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Asymptomatic bronchial hyperresponsiveness to exercise in childhood and the development of asthma related symptoms in young adulthood: the Odense Schoolchild Study
  1. Finn Rasmussena,
  2. Jess Lambrechtsena,
  3. Hans Christian Siersteda,
  4. Henrik Steen Hansenb,
  5. Niels-Christian Hansena
  1. aDepartment of Respiratory Diseases, bDepartment of Cardiology, cOdense University Hospital, Denmark
  1. Dr F Rasmussen, Kløvervænget 2 , Odense University Hospital, Denmark.


BACKGROUND Exercise testing may be of value in identifying a group of children at high risk of subsequently developing respiratory symptoms. As few longitudinal studies have investigated this issue, the bronchial hyperresponsiveness to exercise in asymptomatic children was evaluated as a risk factor for developing asthma related symptoms in young adulthood.

METHODS A community based sample of 1369 schoolchildren, first investigated in 1985 at a mean age of 9.7 years, was followed up after a mean of 10.5 years. Nine hundred and twenty children (67%) were asymptomatic in childhood and 777 (84.9%) of these were re-investigated at follow up. At the first examination a maximum progressive exercise test on a bicycle ergometer was used to induce airway narrowing. The forced expiratory volume in one second (FEV1) after exercise was considered abnormal if the percentage fall in FEV1 was more than 5% of the highest fall in the reference subjects characterised by having no previous history of asthma or asthma related symptoms. The threshold for a positive test was 8.6% of pre-exercise FEV1.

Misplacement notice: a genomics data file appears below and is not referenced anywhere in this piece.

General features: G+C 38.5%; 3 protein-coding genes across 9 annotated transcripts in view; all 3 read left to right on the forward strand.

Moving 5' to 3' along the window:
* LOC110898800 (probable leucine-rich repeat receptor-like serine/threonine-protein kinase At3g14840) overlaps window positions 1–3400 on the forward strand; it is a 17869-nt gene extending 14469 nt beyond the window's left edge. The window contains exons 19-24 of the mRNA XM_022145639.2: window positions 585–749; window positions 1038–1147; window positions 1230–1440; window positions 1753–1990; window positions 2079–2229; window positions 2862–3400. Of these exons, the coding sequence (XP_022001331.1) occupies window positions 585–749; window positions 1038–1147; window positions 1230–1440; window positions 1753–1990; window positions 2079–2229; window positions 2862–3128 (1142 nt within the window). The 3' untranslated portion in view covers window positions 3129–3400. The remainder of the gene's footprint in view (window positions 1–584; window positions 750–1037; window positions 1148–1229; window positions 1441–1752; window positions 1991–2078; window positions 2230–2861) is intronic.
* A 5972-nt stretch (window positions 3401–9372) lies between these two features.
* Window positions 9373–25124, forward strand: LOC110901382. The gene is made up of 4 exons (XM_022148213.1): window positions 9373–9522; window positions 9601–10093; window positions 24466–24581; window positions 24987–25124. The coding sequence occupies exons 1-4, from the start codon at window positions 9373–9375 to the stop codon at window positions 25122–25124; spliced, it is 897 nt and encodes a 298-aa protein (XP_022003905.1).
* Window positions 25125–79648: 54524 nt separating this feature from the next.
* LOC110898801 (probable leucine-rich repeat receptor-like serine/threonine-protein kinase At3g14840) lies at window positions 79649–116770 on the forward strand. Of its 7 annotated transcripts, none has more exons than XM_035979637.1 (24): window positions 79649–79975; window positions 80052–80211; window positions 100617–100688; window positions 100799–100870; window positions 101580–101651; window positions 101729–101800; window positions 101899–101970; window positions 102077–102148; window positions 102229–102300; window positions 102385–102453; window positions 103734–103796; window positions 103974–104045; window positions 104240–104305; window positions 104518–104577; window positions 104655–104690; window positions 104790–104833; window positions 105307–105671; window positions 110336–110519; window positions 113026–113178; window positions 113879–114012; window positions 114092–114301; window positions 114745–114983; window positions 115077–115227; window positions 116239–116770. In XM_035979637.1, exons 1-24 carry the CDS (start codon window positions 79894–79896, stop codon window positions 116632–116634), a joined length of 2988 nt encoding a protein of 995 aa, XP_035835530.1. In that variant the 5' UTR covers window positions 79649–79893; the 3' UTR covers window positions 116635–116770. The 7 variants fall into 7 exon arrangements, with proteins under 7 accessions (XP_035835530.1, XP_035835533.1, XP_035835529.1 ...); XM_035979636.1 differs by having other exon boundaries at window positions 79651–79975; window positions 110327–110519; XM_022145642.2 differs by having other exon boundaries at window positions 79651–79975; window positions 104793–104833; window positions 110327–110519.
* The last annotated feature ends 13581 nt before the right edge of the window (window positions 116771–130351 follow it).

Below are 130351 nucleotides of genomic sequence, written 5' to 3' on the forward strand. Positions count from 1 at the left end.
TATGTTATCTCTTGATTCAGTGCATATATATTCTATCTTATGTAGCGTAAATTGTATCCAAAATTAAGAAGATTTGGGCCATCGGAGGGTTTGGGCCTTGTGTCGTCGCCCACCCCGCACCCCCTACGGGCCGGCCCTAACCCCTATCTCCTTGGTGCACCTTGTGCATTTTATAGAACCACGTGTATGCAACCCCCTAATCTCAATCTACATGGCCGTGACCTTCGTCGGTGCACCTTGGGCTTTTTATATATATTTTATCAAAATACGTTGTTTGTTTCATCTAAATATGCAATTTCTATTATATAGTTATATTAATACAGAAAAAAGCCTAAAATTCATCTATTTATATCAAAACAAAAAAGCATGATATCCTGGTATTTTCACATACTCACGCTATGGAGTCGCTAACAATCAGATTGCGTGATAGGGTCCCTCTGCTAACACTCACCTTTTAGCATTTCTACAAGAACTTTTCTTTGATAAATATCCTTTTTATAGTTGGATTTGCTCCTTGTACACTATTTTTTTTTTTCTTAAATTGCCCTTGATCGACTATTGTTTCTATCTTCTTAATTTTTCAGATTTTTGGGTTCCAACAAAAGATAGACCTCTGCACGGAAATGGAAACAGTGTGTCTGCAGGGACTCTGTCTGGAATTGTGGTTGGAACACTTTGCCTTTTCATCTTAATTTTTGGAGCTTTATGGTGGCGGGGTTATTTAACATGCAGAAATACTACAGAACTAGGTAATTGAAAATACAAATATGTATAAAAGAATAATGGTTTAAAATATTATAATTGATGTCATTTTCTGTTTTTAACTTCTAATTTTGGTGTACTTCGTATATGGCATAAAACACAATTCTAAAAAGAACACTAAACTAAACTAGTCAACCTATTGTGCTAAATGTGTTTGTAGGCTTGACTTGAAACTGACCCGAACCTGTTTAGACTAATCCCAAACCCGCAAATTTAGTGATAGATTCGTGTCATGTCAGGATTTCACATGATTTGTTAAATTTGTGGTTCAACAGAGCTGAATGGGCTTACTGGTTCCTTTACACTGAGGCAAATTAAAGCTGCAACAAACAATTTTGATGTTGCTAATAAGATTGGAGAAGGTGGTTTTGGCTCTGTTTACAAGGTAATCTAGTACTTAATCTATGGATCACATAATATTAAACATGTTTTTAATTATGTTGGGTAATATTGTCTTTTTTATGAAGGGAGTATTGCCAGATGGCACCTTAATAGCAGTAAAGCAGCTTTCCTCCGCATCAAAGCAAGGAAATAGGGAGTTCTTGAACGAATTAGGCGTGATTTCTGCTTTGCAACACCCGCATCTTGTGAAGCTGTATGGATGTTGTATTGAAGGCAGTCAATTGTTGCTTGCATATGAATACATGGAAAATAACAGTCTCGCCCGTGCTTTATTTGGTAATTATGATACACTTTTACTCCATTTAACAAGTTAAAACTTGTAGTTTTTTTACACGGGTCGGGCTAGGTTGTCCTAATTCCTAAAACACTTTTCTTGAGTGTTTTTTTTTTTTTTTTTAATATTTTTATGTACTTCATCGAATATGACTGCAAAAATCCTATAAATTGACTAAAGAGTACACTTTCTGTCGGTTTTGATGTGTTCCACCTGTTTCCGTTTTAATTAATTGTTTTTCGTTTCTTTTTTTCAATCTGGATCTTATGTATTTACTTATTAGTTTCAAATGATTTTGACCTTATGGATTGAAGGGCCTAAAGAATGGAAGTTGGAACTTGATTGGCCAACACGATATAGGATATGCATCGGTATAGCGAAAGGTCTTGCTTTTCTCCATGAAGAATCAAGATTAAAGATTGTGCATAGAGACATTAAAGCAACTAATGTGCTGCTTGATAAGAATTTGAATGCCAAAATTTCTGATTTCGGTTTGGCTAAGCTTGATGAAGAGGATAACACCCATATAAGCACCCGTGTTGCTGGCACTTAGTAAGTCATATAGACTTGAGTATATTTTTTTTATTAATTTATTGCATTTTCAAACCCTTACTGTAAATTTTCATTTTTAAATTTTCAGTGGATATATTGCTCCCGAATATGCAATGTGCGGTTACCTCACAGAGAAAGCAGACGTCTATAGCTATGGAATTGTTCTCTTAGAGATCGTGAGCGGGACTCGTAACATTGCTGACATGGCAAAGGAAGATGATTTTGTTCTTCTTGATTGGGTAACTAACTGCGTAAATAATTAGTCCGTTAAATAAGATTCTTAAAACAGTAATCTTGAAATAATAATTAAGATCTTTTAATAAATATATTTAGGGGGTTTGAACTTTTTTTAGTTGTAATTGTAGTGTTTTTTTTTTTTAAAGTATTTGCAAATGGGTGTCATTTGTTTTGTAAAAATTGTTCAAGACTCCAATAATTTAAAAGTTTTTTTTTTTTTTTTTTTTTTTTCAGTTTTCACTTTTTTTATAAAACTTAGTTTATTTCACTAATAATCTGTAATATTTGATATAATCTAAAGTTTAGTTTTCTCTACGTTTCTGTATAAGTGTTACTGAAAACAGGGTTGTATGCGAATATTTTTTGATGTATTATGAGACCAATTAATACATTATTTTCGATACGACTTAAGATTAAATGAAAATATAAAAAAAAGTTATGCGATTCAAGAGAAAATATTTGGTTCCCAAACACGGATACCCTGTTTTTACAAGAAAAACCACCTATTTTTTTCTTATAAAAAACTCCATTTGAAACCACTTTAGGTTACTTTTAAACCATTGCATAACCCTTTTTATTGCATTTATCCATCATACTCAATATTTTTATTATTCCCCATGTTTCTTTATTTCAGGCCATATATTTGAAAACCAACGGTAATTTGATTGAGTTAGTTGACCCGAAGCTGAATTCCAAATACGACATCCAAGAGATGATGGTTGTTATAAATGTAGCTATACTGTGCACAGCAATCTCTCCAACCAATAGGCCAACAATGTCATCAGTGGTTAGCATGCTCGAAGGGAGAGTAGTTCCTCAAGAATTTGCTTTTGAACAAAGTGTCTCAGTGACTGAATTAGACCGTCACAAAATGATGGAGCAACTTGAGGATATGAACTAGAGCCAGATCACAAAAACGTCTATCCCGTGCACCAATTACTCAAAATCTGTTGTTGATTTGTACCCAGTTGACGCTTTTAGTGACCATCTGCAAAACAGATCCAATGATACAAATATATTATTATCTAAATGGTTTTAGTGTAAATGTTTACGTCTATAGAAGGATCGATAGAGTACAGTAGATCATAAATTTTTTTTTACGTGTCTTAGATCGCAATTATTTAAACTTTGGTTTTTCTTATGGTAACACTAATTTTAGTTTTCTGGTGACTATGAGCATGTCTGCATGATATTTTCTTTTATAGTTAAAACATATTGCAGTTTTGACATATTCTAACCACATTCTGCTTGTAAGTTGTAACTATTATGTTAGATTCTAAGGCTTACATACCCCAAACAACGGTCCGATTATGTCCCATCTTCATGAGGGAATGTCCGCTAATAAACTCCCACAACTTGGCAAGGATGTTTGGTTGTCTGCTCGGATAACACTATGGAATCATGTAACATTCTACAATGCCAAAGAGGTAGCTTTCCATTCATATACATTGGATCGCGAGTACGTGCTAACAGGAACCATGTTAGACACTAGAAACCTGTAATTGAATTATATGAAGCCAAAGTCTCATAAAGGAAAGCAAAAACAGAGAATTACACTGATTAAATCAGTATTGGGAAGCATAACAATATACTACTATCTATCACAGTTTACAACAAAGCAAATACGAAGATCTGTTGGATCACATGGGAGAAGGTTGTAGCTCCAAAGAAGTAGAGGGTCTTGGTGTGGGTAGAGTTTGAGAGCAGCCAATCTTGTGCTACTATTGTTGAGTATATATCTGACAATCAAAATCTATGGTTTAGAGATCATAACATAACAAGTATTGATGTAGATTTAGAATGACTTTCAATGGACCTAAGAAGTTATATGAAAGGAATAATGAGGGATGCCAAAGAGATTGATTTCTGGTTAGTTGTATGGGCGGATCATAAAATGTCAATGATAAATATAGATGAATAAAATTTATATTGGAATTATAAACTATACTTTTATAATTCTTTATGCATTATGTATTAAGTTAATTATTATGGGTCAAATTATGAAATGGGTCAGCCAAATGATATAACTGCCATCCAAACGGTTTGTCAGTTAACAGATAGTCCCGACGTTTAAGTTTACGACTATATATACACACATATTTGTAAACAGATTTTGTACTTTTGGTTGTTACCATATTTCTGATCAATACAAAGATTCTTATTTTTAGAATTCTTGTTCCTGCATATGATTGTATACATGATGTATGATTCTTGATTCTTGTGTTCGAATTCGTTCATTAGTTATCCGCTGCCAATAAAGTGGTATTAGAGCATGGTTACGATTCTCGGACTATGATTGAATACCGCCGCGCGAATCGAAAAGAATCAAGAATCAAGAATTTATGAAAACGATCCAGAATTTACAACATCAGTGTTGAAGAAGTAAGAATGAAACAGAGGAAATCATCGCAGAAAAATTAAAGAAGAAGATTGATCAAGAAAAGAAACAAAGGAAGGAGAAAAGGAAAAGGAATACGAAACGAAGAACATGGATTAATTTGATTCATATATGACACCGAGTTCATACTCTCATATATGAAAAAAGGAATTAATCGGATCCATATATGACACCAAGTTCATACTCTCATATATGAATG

RESULTS One hundred and three subjects (13%) had wheeze within the last year at follow up and, of these, nine (9%) had been hyperresponsive to exercise in 1985. One hundred and seventy subjects (22%) had non-infectious cough within the previous year, 11 of whom (6%) had been hyperresponsive to exercise in 1985. Multiple regression analysis showed that subjects with hyperresponsiveness to exercise had an increased risk of developing wheeze compared with subjects with a normal response to exercise when the fall in FEV1 after exercise was included as a variable (threshold odds ratio (OR) 2.3 (95% CI 1.1 to 5.5)). The trend was not significant when exercise induced bronchospasm was included as a continuous variable (OR 1.02 (95% CI 0.97 to 1.06)).

CONCLUSIONS Asymptomatic children who are hyperresponsive to exercise are at increased risk of developing new symptoms related to wheezing but the predictive value of exercise testing for individuals is low.

  • asthma
  • exercise testing
  • children
  • young adults
  • symptom development
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